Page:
Read More Show Less

In less than three years after the National Security Agency found itself subject to an unprecedentedly catastrophic hacking episode, one of the agency's most powerful cyber weapons is reportedly being turned against American cities with alarming frequency by the very foreign hackers it was once intended to counter.

Read More Show Less
(U.S. Marine Corps/Cpl. Scott Schmidt)

Editor's Note: This article by Richard Sisk originally appeared on, a leading source of news for the military and veteran community.

The spectacle of hundreds of thousands of motorcycles roaring their way through the streets of Washington, D.C., to Memorial Day events as part of the annual Rolling Thunder veterans tribute will be a thing of the past after this coming weekend.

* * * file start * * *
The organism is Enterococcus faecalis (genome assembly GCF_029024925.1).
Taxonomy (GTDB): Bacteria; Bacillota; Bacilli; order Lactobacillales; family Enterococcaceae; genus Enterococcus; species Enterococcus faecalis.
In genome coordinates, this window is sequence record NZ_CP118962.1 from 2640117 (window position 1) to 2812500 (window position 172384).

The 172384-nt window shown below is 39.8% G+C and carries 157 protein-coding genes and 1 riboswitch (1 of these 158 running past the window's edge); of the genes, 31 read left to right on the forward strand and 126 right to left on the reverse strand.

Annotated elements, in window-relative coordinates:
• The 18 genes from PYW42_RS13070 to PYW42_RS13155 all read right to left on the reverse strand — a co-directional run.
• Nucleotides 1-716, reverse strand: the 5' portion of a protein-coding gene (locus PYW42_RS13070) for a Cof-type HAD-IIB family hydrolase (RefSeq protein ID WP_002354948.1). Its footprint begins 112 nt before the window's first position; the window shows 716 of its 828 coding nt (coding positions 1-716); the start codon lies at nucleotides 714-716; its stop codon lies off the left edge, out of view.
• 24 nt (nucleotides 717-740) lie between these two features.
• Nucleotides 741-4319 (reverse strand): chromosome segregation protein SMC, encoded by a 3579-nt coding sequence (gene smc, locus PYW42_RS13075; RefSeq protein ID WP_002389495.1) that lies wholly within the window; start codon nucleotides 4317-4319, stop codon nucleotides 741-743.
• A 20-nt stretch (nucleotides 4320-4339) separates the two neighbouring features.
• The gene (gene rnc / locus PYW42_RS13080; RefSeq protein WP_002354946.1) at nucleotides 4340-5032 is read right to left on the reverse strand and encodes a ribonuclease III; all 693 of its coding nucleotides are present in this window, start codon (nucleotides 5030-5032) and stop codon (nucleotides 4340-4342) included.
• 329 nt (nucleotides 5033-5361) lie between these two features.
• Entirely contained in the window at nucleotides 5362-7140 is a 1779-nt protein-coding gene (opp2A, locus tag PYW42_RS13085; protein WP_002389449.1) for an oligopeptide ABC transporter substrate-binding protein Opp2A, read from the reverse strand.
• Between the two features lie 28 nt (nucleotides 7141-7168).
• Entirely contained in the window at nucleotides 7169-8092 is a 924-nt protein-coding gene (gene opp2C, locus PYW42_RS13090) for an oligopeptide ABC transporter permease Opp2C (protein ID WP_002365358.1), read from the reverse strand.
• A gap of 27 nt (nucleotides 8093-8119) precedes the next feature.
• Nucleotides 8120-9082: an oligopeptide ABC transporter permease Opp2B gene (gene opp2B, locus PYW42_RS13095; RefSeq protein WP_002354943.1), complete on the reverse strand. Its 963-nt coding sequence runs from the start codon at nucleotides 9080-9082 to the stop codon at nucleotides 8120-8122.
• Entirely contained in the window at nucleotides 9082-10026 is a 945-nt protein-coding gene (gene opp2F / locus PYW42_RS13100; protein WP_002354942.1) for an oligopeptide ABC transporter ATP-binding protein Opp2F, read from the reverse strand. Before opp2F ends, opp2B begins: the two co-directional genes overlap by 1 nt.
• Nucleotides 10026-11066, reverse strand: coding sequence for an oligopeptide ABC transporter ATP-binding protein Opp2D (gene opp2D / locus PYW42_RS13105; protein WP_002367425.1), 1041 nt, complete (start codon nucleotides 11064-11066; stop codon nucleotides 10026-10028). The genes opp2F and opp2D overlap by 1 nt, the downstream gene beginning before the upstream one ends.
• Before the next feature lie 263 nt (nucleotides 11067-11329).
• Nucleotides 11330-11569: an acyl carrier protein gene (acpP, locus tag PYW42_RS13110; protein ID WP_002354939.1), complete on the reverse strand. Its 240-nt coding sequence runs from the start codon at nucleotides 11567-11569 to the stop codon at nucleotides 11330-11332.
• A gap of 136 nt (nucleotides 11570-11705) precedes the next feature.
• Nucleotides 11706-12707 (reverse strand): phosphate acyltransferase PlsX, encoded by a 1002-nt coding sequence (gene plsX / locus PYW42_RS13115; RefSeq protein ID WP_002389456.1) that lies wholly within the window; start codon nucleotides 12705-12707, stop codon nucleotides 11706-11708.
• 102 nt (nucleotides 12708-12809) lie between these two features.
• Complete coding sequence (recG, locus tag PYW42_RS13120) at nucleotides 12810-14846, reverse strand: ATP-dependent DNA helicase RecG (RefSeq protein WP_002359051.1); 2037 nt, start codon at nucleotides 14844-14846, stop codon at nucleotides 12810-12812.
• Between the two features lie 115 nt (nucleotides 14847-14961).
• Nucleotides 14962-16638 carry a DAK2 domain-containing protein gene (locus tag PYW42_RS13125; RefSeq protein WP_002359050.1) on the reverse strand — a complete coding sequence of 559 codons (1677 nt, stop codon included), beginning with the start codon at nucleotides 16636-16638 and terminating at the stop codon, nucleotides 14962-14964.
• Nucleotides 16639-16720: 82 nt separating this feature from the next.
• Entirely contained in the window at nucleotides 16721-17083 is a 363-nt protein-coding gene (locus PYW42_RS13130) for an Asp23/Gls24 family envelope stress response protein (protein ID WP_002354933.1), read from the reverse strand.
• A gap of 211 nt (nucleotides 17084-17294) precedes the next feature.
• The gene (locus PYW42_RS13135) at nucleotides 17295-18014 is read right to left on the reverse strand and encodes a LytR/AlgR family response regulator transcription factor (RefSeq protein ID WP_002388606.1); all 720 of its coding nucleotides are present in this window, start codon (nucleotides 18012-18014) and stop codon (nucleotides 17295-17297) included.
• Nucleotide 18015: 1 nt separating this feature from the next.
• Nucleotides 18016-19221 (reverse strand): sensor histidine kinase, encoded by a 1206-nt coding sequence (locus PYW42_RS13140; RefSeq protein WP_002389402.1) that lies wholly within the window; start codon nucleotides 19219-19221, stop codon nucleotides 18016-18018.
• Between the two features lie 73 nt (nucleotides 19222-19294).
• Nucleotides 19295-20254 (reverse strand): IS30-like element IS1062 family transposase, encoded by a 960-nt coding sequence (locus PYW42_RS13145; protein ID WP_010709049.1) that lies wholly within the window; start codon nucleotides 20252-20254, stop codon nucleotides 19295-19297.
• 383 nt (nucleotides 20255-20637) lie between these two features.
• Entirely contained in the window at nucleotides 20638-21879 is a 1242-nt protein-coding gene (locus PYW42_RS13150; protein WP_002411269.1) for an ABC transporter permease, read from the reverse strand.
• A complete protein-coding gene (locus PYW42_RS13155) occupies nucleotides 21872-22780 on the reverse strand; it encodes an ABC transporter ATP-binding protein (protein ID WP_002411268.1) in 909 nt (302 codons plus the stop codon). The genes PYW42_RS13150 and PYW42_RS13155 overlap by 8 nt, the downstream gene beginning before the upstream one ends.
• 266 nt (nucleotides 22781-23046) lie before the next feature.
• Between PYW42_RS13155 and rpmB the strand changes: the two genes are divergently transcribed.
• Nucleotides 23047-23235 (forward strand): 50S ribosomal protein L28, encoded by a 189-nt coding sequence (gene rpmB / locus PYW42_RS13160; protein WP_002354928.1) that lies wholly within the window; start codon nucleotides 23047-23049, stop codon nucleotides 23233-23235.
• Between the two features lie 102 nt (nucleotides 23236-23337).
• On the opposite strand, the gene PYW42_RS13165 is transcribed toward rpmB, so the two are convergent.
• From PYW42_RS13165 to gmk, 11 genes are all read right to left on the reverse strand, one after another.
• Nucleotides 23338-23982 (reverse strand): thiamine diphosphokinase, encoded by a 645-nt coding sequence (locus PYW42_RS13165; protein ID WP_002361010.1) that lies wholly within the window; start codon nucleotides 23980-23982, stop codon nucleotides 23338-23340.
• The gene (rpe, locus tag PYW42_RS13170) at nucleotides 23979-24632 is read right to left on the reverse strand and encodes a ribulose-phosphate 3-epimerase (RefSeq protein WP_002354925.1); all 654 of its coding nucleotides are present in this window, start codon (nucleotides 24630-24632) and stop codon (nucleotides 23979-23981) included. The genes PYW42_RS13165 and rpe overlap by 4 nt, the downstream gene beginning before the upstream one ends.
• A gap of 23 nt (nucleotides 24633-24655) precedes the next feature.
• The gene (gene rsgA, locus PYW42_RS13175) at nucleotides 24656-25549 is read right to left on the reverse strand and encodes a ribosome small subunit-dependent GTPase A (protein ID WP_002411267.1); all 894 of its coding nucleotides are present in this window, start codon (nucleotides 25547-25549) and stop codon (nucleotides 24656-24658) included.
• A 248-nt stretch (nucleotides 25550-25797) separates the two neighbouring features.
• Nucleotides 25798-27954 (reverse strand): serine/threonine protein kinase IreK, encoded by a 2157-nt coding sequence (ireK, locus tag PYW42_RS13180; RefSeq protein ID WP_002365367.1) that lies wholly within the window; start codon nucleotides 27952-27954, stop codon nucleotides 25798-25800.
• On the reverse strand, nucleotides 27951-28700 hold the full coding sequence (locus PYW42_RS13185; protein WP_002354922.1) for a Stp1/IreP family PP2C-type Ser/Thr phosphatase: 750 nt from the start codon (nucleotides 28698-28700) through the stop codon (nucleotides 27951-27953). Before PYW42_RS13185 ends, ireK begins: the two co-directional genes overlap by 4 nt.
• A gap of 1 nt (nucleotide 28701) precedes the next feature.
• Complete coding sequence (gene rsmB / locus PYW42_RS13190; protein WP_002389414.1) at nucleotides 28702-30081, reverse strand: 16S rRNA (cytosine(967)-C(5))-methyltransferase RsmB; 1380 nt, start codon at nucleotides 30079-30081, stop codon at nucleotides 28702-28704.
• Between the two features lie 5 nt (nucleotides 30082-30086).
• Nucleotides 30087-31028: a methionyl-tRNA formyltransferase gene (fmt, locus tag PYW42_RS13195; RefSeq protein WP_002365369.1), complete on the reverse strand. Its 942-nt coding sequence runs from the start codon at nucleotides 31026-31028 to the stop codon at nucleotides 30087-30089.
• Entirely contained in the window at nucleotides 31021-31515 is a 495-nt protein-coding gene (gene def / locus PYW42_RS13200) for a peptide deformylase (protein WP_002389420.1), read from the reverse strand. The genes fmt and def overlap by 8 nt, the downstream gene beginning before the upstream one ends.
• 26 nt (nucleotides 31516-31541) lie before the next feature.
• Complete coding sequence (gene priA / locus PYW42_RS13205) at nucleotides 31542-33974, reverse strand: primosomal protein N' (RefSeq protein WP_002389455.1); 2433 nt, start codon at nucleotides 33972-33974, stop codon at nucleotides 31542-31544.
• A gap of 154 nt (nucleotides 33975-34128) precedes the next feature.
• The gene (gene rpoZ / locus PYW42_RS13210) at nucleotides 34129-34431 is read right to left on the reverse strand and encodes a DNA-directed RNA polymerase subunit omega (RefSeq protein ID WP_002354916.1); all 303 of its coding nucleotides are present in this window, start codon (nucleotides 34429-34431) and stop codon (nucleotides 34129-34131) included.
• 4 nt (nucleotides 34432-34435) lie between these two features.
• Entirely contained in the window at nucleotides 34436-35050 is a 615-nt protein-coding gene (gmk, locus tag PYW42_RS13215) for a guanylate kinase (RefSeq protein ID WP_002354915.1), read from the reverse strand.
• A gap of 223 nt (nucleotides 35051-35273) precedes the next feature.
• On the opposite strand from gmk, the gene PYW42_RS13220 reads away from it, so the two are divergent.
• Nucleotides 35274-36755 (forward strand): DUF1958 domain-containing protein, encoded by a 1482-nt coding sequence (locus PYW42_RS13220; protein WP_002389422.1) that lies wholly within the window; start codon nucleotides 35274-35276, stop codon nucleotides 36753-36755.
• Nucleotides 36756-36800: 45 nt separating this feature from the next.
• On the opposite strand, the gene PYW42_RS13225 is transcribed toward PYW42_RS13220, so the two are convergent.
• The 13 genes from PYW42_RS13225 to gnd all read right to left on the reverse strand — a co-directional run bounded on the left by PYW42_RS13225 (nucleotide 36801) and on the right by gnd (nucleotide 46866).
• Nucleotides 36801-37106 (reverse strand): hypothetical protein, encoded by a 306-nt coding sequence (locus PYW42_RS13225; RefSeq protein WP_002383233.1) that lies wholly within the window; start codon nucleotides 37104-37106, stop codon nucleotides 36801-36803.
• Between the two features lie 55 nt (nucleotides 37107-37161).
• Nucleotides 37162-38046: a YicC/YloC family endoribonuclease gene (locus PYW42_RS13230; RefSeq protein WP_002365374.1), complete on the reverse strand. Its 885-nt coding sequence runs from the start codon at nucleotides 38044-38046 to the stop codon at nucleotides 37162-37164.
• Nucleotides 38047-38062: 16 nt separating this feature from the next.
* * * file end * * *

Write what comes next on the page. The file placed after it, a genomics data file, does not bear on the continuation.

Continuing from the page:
Former Army Sgt. Artie Muller, a 73-year-old Vietnam veteran and co-founder of Rolling Thunder, said the logistics and costs of staging the event for Memorial Day, which falls on May 27 this year, were getting too out of hand to continue. The ride had become a tradition in D.C. since the first in 1988.

"It's just a lot of money," said the plainspoken Muller, who laced an interview with a few epithets of regret over having to shut down Rolling Thunder.

Read More Show Less